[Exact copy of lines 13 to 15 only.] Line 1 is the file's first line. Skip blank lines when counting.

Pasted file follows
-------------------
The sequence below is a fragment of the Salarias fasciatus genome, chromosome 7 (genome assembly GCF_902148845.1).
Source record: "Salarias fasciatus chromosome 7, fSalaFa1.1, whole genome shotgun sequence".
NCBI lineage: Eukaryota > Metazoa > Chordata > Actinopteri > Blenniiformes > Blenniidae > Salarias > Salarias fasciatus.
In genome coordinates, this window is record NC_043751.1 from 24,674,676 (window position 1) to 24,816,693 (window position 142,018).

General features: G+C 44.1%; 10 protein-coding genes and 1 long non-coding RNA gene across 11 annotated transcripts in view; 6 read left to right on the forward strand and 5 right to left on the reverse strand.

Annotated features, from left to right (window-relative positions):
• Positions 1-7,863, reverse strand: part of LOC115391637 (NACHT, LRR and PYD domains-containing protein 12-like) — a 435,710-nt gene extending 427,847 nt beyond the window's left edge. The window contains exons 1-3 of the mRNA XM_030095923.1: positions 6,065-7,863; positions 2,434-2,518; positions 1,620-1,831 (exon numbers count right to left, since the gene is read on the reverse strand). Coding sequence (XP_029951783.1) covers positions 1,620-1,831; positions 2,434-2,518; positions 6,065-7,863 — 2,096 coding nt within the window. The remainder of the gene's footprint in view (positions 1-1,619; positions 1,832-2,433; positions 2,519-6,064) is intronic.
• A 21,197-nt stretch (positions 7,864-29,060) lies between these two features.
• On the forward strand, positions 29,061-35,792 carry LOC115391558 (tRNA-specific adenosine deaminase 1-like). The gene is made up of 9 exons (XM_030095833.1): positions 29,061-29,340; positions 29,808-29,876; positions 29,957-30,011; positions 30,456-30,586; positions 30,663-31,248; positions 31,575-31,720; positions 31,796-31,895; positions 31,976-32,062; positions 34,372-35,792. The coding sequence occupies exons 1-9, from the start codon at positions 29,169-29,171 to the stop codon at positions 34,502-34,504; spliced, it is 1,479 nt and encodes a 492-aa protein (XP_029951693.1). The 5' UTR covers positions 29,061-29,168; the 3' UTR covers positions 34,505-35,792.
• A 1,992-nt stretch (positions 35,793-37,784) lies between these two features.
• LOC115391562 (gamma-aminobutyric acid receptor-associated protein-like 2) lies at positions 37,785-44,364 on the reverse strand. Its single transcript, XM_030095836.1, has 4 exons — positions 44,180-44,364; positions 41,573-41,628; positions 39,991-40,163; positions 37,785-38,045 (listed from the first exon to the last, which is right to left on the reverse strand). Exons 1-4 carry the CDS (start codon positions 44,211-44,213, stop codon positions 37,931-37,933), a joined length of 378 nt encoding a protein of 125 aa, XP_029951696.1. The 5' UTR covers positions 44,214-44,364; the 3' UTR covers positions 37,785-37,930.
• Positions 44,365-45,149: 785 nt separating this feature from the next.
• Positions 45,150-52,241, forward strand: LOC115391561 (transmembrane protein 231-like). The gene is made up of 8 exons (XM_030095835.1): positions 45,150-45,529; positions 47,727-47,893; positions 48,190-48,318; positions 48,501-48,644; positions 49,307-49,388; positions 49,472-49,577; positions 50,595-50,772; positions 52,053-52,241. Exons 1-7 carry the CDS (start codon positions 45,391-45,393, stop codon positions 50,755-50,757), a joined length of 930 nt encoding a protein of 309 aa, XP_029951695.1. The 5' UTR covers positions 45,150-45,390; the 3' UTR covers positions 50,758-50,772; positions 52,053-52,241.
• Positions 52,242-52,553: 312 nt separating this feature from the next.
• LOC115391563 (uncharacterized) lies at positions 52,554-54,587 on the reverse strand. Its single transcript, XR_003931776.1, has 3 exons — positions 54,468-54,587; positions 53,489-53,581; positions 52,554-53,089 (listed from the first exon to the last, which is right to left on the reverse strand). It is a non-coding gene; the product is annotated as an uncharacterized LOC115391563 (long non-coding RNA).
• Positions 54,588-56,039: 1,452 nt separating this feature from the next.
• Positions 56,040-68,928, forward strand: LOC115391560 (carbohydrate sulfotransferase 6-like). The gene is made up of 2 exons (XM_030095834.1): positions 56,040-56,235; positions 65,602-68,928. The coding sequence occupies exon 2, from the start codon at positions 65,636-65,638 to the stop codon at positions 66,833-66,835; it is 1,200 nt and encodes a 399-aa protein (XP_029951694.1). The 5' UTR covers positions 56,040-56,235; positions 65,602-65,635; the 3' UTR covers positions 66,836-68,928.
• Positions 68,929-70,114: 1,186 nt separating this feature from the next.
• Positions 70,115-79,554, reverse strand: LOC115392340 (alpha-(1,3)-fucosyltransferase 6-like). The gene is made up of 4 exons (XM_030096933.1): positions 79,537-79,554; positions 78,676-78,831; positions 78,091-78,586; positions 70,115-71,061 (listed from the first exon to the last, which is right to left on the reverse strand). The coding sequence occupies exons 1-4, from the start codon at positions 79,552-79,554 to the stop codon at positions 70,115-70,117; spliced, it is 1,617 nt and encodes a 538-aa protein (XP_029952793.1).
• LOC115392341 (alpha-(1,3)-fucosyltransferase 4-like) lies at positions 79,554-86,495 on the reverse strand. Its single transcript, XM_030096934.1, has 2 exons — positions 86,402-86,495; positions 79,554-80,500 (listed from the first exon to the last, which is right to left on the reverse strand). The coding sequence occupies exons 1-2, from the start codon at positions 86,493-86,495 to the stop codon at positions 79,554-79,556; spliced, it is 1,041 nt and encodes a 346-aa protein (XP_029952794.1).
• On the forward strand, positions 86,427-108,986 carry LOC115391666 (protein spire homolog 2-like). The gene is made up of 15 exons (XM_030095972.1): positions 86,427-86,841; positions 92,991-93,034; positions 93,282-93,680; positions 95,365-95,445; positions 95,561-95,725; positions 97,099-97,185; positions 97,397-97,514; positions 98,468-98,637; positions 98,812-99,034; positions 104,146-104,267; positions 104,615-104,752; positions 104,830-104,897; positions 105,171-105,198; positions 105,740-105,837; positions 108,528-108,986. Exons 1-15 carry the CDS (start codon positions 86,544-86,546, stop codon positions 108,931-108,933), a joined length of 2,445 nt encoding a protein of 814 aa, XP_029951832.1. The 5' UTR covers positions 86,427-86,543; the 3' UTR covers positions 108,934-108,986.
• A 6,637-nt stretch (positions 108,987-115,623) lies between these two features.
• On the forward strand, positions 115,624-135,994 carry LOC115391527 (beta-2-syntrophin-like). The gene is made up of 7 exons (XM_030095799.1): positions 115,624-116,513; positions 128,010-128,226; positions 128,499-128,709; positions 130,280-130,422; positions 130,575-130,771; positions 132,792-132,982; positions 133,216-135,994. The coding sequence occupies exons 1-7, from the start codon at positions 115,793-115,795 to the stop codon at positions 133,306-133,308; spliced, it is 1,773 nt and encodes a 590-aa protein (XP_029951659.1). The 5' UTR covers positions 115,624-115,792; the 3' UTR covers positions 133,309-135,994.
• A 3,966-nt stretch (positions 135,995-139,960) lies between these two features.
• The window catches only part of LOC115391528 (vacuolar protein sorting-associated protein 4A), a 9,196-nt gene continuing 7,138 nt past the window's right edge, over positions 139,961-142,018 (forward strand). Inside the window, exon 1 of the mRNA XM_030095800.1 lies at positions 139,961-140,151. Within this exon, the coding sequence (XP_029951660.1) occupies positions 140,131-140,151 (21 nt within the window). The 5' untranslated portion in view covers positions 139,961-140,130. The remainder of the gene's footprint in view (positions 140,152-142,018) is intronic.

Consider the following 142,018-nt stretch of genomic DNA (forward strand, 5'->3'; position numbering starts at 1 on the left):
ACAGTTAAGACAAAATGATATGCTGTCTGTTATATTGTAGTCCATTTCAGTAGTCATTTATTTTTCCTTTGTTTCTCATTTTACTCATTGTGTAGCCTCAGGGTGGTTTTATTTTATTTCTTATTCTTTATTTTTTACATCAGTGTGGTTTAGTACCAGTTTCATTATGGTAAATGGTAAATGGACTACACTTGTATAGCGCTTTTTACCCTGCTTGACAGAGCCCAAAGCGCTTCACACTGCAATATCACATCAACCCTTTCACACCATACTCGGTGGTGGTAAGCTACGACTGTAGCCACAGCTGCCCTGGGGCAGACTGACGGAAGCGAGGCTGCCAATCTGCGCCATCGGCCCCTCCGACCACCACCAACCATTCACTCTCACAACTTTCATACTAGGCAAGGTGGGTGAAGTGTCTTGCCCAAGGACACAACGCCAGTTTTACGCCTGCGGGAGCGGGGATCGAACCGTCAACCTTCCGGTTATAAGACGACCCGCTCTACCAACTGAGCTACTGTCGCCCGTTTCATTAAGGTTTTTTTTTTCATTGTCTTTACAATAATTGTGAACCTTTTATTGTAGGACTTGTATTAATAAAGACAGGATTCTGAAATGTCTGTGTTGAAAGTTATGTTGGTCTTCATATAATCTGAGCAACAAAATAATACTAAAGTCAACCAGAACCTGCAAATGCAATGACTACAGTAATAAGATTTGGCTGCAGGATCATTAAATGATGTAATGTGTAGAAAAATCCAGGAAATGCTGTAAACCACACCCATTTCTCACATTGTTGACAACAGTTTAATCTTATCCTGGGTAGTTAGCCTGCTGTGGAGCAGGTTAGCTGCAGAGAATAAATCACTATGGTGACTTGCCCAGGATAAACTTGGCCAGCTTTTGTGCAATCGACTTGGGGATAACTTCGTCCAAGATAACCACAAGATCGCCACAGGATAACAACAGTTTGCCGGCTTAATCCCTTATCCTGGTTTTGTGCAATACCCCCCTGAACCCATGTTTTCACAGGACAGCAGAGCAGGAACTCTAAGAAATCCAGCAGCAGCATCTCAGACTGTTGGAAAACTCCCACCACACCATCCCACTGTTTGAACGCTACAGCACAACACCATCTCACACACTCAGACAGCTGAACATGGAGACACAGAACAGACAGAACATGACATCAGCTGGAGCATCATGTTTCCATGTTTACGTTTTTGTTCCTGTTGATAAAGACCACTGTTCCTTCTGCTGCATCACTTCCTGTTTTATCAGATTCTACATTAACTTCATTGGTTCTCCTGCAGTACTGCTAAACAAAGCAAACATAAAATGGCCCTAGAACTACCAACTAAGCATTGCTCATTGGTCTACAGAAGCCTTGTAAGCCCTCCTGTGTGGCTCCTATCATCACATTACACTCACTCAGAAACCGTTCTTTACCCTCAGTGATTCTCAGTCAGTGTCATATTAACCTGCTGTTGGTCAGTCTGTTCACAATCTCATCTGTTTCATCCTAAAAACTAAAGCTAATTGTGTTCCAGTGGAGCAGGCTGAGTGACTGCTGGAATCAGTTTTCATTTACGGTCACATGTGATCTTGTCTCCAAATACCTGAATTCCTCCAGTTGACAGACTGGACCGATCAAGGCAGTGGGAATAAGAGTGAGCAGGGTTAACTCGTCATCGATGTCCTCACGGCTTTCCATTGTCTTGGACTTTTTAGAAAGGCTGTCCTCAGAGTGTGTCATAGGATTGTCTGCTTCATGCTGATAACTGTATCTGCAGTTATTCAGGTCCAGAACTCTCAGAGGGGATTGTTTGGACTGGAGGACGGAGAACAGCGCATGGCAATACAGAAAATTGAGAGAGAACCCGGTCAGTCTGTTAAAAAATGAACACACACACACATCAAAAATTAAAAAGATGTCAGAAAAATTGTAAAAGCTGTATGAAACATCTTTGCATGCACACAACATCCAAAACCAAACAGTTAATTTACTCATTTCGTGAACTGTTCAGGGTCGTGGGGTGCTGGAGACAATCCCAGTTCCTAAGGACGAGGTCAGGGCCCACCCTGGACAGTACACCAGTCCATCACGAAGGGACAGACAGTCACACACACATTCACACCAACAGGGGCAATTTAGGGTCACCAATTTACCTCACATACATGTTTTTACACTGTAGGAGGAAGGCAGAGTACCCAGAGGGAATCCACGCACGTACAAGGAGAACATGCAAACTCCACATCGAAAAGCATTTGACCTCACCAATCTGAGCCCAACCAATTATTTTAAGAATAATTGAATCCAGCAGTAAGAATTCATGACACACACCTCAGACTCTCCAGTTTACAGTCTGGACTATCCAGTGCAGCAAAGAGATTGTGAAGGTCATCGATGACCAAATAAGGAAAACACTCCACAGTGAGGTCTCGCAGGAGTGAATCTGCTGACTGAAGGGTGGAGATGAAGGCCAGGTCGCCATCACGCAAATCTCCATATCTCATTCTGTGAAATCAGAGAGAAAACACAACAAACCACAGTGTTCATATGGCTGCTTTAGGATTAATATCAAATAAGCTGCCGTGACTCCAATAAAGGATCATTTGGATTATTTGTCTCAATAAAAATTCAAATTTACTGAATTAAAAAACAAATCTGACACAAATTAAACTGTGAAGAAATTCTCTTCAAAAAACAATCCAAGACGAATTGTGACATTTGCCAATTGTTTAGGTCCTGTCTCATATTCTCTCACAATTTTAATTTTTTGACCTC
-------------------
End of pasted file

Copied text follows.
• Positions 45,150-52,241, forward strand: LOC115391561 (transmembrane protein 231-like). The gene is made up of 8 exons (XM_030095835.1): positions 45,150-45,529; positions 47,727-47,893; positions 48,190-48,318; positions 48,501-48,644; positions 49,307-49,388; positions 49,472-49,577; positions 50,595-50,772; positions 52,053-52,241. Exons 1-7 carry the CDS (start codon positions 45,391-45,393, stop codon positions 50,755-50,757), a joined length of 930 nt encoding a protein of 309 aa, XP_029951695.1. The 5' UTR covers positions 45,150-45,390; the 3' UTR covers positions 50,758-50,772; positions 52,053-52,241.
• Positions 52,242-52,553: 312 nt separating this feature from the next.
• LOC115391563 (uncharacterized) lies at positions 52,554-54,587 on the reverse strand. Its single transcript, XR_003931776.1, has 3 exons — positions 54,468-54,587; positions 53,489-53,581; positions 52,554-53,089 (listed from the first exon to the last, which is right to left on the reverse strand). It is a non-coding gene; the product is annotated as an uncharacterized LOC115391563 (long non-coding RNA).